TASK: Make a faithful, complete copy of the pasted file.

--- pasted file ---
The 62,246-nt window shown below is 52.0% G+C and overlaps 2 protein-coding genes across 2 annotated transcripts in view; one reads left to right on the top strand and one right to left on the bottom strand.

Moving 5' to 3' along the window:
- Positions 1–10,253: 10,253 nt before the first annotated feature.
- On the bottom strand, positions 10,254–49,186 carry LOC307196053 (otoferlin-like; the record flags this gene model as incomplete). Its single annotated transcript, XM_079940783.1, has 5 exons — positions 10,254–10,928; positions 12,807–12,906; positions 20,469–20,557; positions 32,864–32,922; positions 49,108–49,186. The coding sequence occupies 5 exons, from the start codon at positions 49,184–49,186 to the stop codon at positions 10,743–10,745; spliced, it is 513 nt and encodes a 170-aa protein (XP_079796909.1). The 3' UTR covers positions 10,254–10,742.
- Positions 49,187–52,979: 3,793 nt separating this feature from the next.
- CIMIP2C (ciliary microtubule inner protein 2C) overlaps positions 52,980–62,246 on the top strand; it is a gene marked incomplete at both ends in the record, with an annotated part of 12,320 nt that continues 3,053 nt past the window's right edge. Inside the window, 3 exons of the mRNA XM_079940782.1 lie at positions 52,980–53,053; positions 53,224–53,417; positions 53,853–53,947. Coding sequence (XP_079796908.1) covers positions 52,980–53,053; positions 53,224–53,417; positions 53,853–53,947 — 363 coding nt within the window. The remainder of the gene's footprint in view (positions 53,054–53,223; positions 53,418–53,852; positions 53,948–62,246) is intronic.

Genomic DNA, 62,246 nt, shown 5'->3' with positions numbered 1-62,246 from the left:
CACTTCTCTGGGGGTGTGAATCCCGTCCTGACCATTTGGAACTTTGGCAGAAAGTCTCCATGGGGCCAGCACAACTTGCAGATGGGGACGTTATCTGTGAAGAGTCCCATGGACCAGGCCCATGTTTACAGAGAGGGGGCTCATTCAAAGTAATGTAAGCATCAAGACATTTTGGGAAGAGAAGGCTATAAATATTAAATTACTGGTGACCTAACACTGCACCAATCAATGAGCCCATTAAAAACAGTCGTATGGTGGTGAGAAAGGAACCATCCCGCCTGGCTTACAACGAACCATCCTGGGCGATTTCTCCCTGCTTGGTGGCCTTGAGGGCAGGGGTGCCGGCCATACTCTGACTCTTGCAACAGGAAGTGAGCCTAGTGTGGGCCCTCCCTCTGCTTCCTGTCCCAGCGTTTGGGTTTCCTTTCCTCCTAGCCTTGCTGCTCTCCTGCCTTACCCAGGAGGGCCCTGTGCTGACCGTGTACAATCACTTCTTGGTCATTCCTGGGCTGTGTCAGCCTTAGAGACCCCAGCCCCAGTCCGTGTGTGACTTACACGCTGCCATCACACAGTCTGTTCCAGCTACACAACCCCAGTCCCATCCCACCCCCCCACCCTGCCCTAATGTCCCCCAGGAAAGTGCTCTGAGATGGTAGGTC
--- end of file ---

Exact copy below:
The 62,246-nt window shown below is 52.0% G+C and overlaps 2 protein-coding genes across 2 annotated transcripts in view; one reads left to right on the top strand and one right to left on the bottom strand.

Moving 5' to 3' along the window:
- Positions 1–10,253: 10,253 nt before the first annotated feature.
- On the bottom strand, positions 10,254–49,186 carry LOC307196053 (otoferlin-like; the record flags this gene model as incomplete). Its single annotated transcript, XM_079940783.1, has 5 exons — positions 10,254–10,928; positions 12,807–12,906; positions 20,469–20,557; positions 32,864–32,922; positions 49,108–49,186. The coding sequence occupies 5 exons, from the start codon at positions 49,184–49,186 to the stop codon at positions 10,743–10,745; spliced, it is 513 nt and encodes a 170-aa protein (XP_079796909.1). The 3' UTR covers positions 10,254–10,742.
- Positions 49,187–52,979: 3,793 nt separating this feature from the next.
- CIMIP2C (ciliary microtubule inner protein 2C) overlaps positions 52,980–62,246 on the top strand; it is a gene marked incomplete at both ends in the record, with an annotated part of 12,320 nt that continues 3,053 nt past the window's right edge. Inside the window, 3 exons of the mRNA XM_079940782.1 lie at positions 52,980–53,053; positions 53,224–53,417; positions 53,853–53,947. Coding sequence (XP_079796908.1) covers positions 52,980–53,053; positions 53,224–53,417; positions 53,853–53,947 — 363 coding nt within the window. The remainder of the gene's footprint in view (positions 53,054–53,223; positions 53,418–53,852; positions 53,948–62,246) is intronic.

Genomic DNA, 62,246 nt, shown 5'->3' with positions numbered 1-62,246 from the left:
CACTTCTCTGGGGGTGTGAATCCCGTCCTGACCATTTGGAACTTTGGCAGAAAGTCTCCATGGGGCCAGCACAACTTGCAGATGGGGACGTTATCTGTGAAGAGTCCCATGGACCAGGCCCATGTTTACAGAGAGGGGGCTCATTCAAAGTAATGTAAGCATCAAGACATTTTGGGAAGAGAAGGCTATAAATATTAAATTACTGGTGACCTAACACTGCACCAATCAATGAGCCCATTAAAAACAGTCGTATGGTGGTGAGAAAGGAACCATCCCGCCTGGCTTACAACGAACCATCCTGGGCGATTTCTCCCTGCTTGGTGGCCTTGAGGGCAGGGGTGCCGGCCATACTCTGACTCTTGCAACAGGAAGTGAGCCTAGTGTGGGCCCTCCCTCTGCTTCCTGTCCCAGCGTTTGGGTTTCCTTTCCTCCTAGCCTTGCTGCTCTCCTGCCTTACCCAGGAGGGCCCTGTGCTGACCGTGTACAATCACTTCTTGGTCATTCCTGGGCTGTGTCAGCCTTAGAGACCCCAGCCCCAGTCCGTGTGTGACTTACACGCTGCCATCACACAGTCTGTTCCAGCTACACAACCCCAGTCCCATCCCACCCCCCCACCCTGCCCTAATGTCCCCCAGGAAAGTGCTCTGAGATGGTAGGTC